Hong Kong protests: Pro-democracy protesters threaten to occupy government buildings

Thousands are gathering on the streets during China's national holiday

Heather Saul
Wednesday 01 October 2014 16:25
Student protesters gather outside the venue of the official flag-raising ceremony for celebrations of China's National Day
Student protesters gather outside the venue of the official flag-raising ceremony for celebrations of China's National Day

Student leaders of pro-democracy protests in Hong Kong have threatened to occupy government buildings if the territory's leader does not step down.

Honk Kong’s embattled leader Chief Executive Leung Chun-ying took part in a ceremony to mark the National Day holiday after refusing to meet demonstrators, who are calling for democratic reforms for Hong Kong's first direct elections in 2017.

National Day marks the founding of communist China in 1949.

Tens of thousands of protesters have now threatened to expand their demonstrations unless he resigns and the Chinese leadership agrees to broader electoral reforms.

The student leaders, who have played a key role in organising the protests to press for greater electoral reforms, would welcome an opportunity to speak to a Chinese central government official, Lester Shum, vice secretary of the Hong Kong Federation of Students, said at a news conference.

"However, we ask them to come to the square and speak to the masses," Mr Shum said. "This is a movement of Hong Kongers and not led by any specific group."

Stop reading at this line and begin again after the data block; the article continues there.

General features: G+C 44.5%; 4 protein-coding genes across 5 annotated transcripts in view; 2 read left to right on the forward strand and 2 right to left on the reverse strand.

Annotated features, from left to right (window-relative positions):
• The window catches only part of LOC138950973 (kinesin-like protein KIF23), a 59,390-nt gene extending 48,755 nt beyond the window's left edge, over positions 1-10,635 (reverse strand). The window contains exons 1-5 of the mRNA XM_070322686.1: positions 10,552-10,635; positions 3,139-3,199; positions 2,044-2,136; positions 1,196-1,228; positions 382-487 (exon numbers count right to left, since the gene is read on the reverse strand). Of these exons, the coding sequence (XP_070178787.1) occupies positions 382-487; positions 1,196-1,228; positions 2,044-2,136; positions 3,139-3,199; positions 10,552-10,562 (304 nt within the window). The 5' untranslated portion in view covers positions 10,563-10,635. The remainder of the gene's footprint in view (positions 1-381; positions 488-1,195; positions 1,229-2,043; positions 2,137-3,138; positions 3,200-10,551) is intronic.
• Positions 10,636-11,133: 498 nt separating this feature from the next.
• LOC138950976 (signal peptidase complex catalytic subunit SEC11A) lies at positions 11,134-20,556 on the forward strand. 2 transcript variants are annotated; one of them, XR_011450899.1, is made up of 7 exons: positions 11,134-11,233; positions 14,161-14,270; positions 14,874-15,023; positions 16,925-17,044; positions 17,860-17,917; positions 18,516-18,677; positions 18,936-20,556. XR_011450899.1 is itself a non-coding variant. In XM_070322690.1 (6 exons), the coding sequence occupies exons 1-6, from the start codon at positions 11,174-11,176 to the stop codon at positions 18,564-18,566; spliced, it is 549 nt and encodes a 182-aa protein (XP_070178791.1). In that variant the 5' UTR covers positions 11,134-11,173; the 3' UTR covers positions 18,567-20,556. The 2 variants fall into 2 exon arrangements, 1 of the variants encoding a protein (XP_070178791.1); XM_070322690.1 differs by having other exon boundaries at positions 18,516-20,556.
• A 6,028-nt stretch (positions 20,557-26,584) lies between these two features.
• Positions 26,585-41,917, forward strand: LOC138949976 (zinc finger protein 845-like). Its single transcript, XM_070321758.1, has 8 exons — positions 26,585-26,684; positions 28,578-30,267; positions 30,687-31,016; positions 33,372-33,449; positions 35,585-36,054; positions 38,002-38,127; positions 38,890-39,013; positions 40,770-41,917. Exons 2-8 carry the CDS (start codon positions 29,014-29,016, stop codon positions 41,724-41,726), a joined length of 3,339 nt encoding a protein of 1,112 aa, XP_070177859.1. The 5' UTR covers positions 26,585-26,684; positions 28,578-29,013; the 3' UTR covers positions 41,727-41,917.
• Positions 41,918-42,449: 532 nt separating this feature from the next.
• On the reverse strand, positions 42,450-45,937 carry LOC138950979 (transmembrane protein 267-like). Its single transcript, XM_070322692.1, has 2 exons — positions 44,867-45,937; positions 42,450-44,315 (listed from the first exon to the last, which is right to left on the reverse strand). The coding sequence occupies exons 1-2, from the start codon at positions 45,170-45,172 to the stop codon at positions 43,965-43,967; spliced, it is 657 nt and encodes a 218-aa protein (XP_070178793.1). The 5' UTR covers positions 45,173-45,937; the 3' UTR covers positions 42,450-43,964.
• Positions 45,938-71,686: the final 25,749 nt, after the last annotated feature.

Mr Shum demanded that Mr Leung resign by the end of Thursday and said the student leaders had no interest in talking to him.

Demonstrations have so far taken the form of a six-day stand-off that has blocked city streets and forced some schools and offices to close.

However, the flag raising ceremony passed peacefully, as protesters behind police barricades fell silent and turned their backs.

In a speech to officials, Mr Leung said it was better to have the right to vote than not to have that right at all.

"It is definitely better to have universal suffrage than not," Mr Leung said.

"It is definitely better to have the chief executive elected by five million eligible voters than by 1,200 people.

"And it is definitely better to cast your vote at the polling station than to stay home and watch on television the 1,200 members of the Election Committee cast their votes."

As he spoke to a group of dignitaries, pro-democracy politician Leung Kwok-hung shouted for him to step down before he was bundled away by security.

Local councillor Paul Zimmerman held up a yellow umbrella - with umbrellas being used by protesters to deflect police pepper spray, they have become a symbol of the non-violent civil disobedience movement.

China took control of Hong Kong under an arrangement that guaranteed its seven million people semi-autonomy, Western-style civil liberties and eventual democratic freedoms that are denied to Chinese living on the communist-ruled mainland.

The territory's first direct elections are set for 2017, but the recent move by the Chinese government saying the special committee will screen the candidates is seen as reneging on a promise that the chief executive will be chosen through "universal suffrage."

Protesters cleaning up has been a unique aspect of these demonstrations

China's government has condemned the student-led protests as illegal, though so far it has not overtly intervened, leaving Hong Kong authorities to handle the crisis.

Additional reporting by agencies

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